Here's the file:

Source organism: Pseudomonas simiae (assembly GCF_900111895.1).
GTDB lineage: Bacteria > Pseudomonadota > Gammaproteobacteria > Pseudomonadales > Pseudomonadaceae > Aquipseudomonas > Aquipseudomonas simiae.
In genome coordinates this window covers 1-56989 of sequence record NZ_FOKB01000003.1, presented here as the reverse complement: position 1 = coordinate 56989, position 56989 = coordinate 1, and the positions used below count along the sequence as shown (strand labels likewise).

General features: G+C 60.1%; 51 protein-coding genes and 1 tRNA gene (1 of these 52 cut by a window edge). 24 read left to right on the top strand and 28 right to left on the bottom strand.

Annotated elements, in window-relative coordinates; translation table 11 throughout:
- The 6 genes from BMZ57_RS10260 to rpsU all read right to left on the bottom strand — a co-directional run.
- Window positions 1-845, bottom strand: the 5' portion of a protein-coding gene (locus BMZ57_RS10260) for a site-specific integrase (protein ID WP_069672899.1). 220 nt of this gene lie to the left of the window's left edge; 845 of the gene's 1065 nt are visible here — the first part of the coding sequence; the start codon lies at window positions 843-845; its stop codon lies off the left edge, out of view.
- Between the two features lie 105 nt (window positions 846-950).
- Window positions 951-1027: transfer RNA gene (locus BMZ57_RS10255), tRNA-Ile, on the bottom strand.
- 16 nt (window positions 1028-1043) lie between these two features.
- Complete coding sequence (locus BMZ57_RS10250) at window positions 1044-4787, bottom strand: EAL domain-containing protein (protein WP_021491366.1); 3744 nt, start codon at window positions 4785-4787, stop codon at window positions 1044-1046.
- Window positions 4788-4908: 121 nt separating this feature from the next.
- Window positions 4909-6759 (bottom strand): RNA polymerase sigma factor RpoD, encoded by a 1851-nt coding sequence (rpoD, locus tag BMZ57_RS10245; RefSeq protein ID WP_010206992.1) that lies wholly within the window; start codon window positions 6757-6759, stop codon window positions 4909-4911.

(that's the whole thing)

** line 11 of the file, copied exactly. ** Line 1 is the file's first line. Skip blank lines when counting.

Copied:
- Complete coding sequence (locus BMZ57_RS10250) at window positions 1044-4787, bottom strand: EAL domain-containing protein (protein WP_021491366.1); 3744 nt, start codon at window positions 4785-4787, stop codon at window positions 1044-1046.